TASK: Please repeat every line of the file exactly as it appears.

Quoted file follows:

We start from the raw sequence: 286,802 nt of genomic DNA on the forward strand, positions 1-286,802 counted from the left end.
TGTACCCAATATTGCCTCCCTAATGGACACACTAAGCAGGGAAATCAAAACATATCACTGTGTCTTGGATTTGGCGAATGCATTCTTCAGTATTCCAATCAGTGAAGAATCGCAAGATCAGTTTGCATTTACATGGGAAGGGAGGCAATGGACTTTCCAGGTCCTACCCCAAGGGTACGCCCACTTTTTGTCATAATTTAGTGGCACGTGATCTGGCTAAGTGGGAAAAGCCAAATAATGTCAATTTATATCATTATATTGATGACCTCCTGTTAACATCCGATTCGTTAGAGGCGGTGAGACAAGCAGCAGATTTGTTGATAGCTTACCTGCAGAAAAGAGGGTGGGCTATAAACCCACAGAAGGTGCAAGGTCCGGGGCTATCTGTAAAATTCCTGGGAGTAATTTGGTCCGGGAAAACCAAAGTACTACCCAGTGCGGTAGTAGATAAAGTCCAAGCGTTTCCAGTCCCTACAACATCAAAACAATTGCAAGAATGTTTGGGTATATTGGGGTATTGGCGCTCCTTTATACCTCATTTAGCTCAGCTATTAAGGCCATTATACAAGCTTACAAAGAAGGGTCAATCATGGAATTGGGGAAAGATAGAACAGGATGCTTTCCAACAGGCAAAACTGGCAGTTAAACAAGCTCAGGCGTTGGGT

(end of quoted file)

We start from the raw sequence: 286,802 nt of genomic DNA on the forward strand, positions 1-286,802 counted from the left end.
TGTACCCAATATTGCCTCCCTAATGGACACACTAAGCAGGGAAATCAAAACATATCACTGTGTCTTGGATTTGGCGAATGCATTCTTCAGTATTCCAATCAGTGAAGAATCGCAAGATCAGTTTGCATTTACATGGGAAGGGAGGCAATGGACTTTCCAGGTCCTACCCCAAGGGTACGCCCACTTTTTGTCATAATTTAGTGGCACGTGATCTGGCTAAGTGGGAAAAGCCAAATAATGTCAATTTATATCATTATATTGATGACCTCCTGTTAACATCCGATTCGTTAGAGGCGGTGAGACAAGCAGCAGATTTGTTGATAGCTTACCTGCAGAAAAGAGGGTGGGCTATAAACCCACAGAAGGTGCAAGGTCCGGGGCTATCTGTAAAATTCCTGGGAGTAATTTGGTCCGGGAAAACCAAAGTACTACCCAGTGCGGTAGTAGATAAAGTCCAAGCGTTTCCAGTCCCTACAACATCAAAACAATTGCAAGAATGTTTGGGTATATTGGGGTATTGGCGCTCCTTTATACCTCATTTAGCTCAGCTATTAAGGCCATTATACAAGCTTACAAAGAAGGGTCAATCATGGAATTGGGGAAAGATAGAACAGGATGCTTTCCAACAGGCAAAACTGGCAGTTAAACAAGCTCAGGCGTTGGGT